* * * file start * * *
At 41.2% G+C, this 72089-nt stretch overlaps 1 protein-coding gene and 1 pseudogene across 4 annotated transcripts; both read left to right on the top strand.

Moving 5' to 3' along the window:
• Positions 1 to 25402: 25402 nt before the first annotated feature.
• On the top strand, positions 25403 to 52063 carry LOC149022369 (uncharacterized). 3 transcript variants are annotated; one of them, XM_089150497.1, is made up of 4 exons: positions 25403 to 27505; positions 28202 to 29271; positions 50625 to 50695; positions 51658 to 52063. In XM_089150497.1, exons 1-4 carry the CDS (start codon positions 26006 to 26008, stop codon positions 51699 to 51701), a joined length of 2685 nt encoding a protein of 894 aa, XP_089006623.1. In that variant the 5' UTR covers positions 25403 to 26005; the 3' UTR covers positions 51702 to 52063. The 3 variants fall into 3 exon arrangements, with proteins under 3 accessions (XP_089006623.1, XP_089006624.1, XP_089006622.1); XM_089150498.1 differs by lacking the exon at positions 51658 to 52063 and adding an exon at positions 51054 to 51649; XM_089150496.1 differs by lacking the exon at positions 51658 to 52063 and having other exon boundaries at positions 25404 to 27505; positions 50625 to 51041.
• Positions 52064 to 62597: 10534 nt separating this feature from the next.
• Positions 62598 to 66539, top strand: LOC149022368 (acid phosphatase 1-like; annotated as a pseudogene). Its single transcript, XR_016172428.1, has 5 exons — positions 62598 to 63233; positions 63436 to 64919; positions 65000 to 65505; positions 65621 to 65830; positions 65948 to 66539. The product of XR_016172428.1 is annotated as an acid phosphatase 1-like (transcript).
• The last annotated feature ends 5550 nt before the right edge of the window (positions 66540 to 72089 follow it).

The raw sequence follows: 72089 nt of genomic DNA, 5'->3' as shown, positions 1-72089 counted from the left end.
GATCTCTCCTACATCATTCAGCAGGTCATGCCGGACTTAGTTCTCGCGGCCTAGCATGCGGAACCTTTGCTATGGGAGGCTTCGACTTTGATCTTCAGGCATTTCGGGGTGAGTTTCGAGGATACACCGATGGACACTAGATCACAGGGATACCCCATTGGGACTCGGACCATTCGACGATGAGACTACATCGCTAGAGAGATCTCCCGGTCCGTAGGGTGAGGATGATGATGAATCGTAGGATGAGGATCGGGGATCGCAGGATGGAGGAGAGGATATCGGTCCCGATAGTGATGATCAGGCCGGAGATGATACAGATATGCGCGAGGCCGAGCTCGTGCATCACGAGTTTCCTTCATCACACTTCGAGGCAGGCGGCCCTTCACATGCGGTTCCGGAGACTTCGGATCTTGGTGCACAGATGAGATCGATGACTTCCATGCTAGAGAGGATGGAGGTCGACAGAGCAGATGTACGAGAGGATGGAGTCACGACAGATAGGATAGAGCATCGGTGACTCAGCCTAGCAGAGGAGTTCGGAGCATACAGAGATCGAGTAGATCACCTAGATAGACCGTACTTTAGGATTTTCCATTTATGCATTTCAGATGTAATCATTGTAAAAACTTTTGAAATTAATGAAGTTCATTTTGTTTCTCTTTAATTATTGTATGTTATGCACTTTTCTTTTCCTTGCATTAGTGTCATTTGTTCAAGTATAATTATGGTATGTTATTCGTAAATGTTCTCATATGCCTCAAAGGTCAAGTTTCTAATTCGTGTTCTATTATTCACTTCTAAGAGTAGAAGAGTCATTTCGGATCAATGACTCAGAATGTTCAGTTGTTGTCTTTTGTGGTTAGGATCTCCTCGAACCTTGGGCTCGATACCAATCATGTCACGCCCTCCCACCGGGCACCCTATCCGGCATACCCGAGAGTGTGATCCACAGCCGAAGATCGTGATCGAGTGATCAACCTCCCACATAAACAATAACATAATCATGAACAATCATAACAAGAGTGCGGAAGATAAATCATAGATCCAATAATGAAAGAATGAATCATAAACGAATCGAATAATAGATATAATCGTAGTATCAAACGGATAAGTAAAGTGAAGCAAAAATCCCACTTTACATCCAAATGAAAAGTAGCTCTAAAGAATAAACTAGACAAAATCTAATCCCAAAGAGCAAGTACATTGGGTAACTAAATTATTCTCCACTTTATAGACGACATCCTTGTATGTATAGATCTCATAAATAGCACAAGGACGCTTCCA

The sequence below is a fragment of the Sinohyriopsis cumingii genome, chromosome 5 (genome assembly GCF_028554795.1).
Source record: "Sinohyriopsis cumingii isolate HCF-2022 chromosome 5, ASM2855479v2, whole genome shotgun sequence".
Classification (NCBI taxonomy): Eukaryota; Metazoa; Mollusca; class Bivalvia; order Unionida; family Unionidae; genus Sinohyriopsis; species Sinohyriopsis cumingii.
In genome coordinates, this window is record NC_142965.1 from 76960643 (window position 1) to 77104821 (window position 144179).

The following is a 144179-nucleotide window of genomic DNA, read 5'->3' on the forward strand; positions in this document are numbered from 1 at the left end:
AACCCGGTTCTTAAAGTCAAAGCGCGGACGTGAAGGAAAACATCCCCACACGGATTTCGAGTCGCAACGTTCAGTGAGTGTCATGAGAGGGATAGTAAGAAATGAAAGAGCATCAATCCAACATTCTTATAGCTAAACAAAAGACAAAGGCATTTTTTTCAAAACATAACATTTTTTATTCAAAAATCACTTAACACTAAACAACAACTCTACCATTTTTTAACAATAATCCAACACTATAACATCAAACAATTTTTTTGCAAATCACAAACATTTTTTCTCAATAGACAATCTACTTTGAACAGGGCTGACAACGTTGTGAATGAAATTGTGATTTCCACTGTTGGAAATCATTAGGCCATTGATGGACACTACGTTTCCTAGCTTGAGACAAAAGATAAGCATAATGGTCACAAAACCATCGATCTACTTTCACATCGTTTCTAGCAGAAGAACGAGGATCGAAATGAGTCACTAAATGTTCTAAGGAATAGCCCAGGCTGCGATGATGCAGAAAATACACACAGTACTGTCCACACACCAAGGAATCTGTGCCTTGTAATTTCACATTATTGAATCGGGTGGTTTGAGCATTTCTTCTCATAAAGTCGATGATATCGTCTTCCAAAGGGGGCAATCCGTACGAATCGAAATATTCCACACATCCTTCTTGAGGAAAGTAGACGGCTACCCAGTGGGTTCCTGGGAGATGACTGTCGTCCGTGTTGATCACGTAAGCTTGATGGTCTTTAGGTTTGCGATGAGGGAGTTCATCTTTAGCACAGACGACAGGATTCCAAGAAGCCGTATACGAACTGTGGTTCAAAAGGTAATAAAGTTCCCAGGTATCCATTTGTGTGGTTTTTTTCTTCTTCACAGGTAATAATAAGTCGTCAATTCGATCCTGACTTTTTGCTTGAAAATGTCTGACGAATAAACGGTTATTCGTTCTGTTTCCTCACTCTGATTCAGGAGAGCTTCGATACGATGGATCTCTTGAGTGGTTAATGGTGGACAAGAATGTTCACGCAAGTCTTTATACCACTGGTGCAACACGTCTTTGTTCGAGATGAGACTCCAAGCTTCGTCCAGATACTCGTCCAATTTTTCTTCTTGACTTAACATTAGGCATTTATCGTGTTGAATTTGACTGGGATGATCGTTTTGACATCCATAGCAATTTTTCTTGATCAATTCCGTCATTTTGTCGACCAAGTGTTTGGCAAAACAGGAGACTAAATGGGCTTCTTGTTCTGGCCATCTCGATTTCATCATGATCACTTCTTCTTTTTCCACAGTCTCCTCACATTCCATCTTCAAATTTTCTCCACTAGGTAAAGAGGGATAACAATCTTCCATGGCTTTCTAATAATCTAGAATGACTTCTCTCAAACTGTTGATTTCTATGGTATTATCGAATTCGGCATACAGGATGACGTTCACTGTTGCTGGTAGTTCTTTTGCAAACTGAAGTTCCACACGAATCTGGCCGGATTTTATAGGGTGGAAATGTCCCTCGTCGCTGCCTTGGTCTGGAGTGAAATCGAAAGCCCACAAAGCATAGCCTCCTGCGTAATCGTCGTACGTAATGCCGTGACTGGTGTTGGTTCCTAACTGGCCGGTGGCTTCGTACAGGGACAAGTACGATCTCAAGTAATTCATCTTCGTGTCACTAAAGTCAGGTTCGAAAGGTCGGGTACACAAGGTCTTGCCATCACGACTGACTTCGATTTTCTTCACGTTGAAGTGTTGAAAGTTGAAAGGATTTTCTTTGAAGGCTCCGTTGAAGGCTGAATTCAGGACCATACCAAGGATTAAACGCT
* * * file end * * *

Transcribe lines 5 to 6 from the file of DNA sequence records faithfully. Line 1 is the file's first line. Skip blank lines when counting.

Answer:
• Positions 52064 to 62597: 10534 nt separating this feature from the next.
• Positions 62598 to 66539, top strand: LOC149022368 (acid phosphatase 1-like; annotated as a pseudogene). Its single transcript, XR_016172428.1, has 5 exons — positions 62598 to 63233; positions 63436 to 64919; positions 65000 to 65505; positions 65621 to 65830; positions 65948 to 66539. The product of XR_016172428.1 is annotated as an acid phosphatase 1-like (transcript).